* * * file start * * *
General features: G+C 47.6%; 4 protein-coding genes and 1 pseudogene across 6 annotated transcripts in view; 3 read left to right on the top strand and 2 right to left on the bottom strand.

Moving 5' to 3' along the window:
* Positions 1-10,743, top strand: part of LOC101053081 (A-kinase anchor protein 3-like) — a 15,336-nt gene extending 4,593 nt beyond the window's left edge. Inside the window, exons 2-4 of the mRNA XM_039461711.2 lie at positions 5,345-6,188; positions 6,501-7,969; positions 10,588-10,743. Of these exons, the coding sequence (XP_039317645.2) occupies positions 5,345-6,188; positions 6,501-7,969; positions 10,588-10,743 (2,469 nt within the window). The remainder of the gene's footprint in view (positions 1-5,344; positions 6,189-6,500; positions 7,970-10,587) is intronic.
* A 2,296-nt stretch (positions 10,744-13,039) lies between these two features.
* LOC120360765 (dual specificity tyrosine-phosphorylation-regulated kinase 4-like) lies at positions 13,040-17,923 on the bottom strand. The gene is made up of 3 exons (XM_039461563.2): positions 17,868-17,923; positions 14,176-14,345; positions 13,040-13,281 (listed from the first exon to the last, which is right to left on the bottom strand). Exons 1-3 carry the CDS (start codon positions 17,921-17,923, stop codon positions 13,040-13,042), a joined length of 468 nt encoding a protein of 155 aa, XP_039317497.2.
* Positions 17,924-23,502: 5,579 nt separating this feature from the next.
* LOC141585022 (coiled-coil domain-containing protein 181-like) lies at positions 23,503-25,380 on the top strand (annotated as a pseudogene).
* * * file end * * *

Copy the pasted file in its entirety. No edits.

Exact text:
General features: G+C 47.6%; 4 protein-coding genes and 1 pseudogene across 6 annotated transcripts in view; 3 read left to right on the top strand and 2 right to left on the bottom strand.

Moving 5' to 3' along the window:
* Positions 1-10,743, top strand: part of LOC101053081 (A-kinase anchor protein 3-like) — a 15,336-nt gene extending 4,593 nt beyond the window's left edge. Inside the window, exons 2-4 of the mRNA XM_039461711.2 lie at positions 5,345-6,188; positions 6,501-7,969; positions 10,588-10,743. Of these exons, the coding sequence (XP_039317645.2) occupies positions 5,345-6,188; positions 6,501-7,969; positions 10,588-10,743 (2,469 nt within the window). The remainder of the gene's footprint in view (positions 1-5,344; positions 6,189-6,500; positions 7,970-10,587) is intronic.
* A 2,296-nt stretch (positions 10,744-13,039) lies between these two features.
* LOC120360765 (dual specificity tyrosine-phosphorylation-regulated kinase 4-like) lies at positions 13,040-17,923 on the bottom strand. The gene is made up of 3 exons (XM_039461563.2): positions 17,868-17,923; positions 14,176-14,345; positions 13,040-13,281 (listed from the first exon to the last, which is right to left on the bottom strand). Exons 1-3 carry the CDS (start codon positions 17,921-17,923, stop codon positions 13,040-13,042), a joined length of 468 nt encoding a protein of 155 aa, XP_039317497.2.
* Positions 17,924-23,502: 5,579 nt separating this feature from the next.
* LOC141585022 (coiled-coil domain-containing protein 181-like) lies at positions 23,503-25,380 on the top strand (annotated as a pseudogene).